Beyond I do
Beyond I do


AJ & Josh


Tennessee is one of the 31 states that legally discriminates against people like AJ and Josh.

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It’s all based on the fact that I’m married to somebody that I love.

Imagine being fired from your job just because of who you are. This happened to AJ, a hardworking restaurant manager trying to provide for his family, because he is gay1.

AJ and Josh got married after 18 years of being together—and they were excited to begin a new chapter of their lives in Josh’s home state of Tennessee. They never imagined that their ability to earn a living and provide for one another would be threatened because of their sexual orientation.

It was a very Christian company…[and] that was totally fine, since both Josh and I are Christians.

AJ spent years building his managerial résumé at many reputable companies. After moving to Tennessee to be closer to his husband’s family, he worked with a recruiter to find a job so that he could help provide for his family. “My recruiter originally told me it was a very Christian company and asked me if I was okay with that,” AJ said. “I said that was totally fine, since both Josh and I are Christians.”

He landed the interview but sensed a bias almost immediately. He was repeatedly asked if he was married to a woman. Because of the repeated, pointed questions about his wife, it was clear to AJ that if he were open about his sexual orientation and his partnership with Josh, this opportunity to provide for his family would disappear.

He redirected the interview questions to his professional life and was able to secure the job. AJ was overjoyed but nervous because hiding part of himself seemed like a requirement to keep his job. AJ tried to keep his relationship and personal life private, but was forced to disclose his sexual orientation after he kept being harassed about having a wife.

Once his employer knew he is gay, AJ was treated like a second-class citizen. He was given tasks that were not standard for a manager’s position at his company, like scrubbing the grout in the bathroom floor. Nevertheless, AJ performed these tasks because he needed to keep the job to support his family. But after enduring months of continued harassment and poor treatment, AJ was fired before his 90-day training period was up, in spite of his consistent dedication and hard work.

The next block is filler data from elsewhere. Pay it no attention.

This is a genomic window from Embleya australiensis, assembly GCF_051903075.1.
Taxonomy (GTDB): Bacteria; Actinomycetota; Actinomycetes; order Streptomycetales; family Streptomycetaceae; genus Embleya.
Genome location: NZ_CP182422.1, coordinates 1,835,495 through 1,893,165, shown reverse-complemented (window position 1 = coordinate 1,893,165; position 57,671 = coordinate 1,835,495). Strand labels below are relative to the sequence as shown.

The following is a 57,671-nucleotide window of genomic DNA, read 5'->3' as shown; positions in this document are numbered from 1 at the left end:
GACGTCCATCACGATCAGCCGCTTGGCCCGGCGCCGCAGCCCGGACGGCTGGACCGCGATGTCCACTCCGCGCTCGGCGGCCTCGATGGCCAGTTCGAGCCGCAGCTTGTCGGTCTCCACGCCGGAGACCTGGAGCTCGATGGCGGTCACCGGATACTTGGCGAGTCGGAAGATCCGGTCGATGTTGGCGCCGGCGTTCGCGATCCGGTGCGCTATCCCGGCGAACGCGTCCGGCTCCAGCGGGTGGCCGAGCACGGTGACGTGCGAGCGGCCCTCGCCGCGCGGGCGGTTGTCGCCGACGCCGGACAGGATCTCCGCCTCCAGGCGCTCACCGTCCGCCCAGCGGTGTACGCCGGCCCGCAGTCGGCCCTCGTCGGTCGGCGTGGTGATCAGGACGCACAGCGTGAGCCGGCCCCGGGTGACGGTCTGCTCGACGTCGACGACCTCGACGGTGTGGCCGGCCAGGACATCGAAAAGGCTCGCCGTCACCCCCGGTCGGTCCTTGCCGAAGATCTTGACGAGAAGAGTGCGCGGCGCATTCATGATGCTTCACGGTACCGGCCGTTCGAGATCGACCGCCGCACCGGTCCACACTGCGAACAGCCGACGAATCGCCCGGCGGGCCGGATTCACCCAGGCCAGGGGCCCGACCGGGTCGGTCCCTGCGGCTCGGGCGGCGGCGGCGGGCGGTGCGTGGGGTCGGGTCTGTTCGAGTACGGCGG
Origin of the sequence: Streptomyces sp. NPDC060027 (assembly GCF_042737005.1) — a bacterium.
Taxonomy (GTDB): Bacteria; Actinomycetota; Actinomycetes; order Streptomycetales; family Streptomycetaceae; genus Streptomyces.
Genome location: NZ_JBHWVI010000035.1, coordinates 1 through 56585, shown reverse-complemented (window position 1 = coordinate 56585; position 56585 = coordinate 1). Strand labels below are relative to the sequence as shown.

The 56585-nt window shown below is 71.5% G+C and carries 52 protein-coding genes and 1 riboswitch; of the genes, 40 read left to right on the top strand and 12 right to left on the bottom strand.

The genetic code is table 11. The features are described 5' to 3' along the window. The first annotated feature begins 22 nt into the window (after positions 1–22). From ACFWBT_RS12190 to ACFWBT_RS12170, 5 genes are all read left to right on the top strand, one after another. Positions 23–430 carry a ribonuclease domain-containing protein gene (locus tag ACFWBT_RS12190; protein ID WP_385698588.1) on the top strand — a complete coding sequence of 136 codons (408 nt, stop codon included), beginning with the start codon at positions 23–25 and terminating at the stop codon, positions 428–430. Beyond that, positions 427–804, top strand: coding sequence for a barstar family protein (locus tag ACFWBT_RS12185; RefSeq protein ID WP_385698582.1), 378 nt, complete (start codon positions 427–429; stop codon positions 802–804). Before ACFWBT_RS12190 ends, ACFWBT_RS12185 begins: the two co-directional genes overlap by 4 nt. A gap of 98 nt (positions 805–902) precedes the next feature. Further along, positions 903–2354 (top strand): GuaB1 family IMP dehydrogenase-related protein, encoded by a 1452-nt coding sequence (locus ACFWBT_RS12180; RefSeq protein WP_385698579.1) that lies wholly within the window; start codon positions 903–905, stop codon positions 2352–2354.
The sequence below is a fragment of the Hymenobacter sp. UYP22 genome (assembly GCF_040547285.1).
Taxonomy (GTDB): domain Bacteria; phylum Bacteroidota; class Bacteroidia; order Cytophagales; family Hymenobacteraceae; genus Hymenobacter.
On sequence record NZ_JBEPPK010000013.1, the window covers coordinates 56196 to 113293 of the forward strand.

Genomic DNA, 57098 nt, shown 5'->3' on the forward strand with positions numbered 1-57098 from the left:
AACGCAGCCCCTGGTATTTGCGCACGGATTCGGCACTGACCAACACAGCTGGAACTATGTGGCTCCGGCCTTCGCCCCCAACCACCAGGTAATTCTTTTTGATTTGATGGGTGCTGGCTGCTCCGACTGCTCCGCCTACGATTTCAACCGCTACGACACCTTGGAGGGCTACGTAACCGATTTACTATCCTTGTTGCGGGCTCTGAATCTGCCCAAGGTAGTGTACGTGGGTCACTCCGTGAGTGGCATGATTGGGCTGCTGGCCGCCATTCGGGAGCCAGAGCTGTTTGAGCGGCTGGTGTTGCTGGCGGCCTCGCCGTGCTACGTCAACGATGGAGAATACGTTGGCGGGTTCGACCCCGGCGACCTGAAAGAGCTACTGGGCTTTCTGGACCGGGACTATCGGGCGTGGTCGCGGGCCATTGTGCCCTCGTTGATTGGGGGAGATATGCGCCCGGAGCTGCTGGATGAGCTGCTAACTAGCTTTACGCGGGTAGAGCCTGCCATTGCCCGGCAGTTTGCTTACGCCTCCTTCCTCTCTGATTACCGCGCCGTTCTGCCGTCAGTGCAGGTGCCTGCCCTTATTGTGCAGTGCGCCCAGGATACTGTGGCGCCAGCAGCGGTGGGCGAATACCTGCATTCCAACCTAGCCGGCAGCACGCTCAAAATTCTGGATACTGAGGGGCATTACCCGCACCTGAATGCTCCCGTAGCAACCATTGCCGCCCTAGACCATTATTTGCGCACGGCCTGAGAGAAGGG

AJ and Josh had recently purchased a condo, but without AJ’s job, they struggled financially, having to borrow money at one point just to feed their pets. “It’s all based on the fact that I’m married to somebody that I love,” said AJ.

Tennessee is one of 31 states that doesn’t protect LGBT2 people from discrimination, which means hardworking Americans like AJ can be fired from their jobs, evicted from their homes, and denied services like medical treatment simply because of who they are and who they love.


“Gay” is an adjective used to describe people whose enduring physical, romantic, and/or emotional attractions are to people of the same sex.


LGBT is a common acronym that stands for lesbian, gay, bisexual, transgender.


Tennessee is one of 31 states in this country that doesn't fully protect LGBT people from discrimination in employment, housing, and public accommodations.


Tennessee has passed 8 laws that actively harm LGBT people.

Learn more

In Tennessee, LGBT people ...

  • Can be fired or denied a promotion

  • Can be evicted from their homes or denied housing

  • Can be denied service at public establishments, denied medical treatment, or even kicked out of restaurants or businesses


6.7 Million

Tennessee’s total population



Total LGBT population

25% Of LGBT population raising children


Of LGBT population raising children

Explore the map for LGBT stories & facts from each of the 31 discriminatory states.

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